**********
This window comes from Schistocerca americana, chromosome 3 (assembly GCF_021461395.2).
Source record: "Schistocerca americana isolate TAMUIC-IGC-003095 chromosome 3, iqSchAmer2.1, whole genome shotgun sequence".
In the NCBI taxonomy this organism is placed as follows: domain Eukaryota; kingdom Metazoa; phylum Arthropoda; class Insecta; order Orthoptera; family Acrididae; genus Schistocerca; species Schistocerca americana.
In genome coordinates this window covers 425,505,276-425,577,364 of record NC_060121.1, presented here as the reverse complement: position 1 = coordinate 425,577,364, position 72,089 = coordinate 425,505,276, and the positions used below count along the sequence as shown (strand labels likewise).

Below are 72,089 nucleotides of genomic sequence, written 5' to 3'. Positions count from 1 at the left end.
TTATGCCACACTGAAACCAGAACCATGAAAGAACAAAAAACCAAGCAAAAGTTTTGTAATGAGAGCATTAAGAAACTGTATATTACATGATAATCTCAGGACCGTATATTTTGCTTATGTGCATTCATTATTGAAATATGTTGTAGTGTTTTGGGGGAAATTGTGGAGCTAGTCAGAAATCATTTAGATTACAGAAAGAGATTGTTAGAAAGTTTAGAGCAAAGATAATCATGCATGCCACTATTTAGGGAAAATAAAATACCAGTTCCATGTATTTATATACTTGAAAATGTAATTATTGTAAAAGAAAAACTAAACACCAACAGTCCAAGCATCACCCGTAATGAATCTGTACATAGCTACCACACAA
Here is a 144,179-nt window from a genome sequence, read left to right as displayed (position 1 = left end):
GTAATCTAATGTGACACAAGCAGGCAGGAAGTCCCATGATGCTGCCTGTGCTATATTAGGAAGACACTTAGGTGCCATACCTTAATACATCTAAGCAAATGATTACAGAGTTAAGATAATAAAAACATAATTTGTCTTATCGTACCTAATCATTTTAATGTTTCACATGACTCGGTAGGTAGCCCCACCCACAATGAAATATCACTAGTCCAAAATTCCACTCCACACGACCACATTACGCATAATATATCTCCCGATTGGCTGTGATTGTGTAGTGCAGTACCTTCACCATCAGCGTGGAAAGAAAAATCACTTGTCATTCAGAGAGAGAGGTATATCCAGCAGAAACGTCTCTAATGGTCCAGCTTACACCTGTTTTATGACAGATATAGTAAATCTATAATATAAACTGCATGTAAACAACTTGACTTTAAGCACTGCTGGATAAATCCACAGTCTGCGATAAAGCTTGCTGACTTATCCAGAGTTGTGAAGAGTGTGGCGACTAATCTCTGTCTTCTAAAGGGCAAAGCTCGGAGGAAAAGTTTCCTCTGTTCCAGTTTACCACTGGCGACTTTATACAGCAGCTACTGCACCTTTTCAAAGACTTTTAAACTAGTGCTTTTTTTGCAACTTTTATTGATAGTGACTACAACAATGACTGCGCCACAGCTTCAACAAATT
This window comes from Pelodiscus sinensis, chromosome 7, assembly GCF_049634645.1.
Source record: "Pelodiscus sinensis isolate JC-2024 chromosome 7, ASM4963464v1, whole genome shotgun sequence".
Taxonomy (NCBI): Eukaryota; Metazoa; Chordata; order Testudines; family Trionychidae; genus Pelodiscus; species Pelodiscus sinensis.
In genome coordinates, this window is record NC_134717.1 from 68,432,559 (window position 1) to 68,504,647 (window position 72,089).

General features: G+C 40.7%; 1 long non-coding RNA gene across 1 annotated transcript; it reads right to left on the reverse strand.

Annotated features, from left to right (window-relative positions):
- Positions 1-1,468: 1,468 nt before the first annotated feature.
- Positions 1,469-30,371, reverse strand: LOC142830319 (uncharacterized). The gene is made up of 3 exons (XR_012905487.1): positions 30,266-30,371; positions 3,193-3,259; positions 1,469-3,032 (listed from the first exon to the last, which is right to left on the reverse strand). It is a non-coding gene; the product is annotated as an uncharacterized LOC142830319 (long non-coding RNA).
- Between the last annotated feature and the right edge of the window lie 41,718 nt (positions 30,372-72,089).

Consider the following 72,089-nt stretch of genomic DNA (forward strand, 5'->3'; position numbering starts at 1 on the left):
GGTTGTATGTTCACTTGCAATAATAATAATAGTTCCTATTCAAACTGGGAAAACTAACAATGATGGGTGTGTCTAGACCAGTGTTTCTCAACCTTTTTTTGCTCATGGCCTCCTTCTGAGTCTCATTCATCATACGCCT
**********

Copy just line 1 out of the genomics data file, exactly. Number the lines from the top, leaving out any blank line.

This window comes from Schistocerca americana, chromosome 3 (assembly GCF_021461395.2).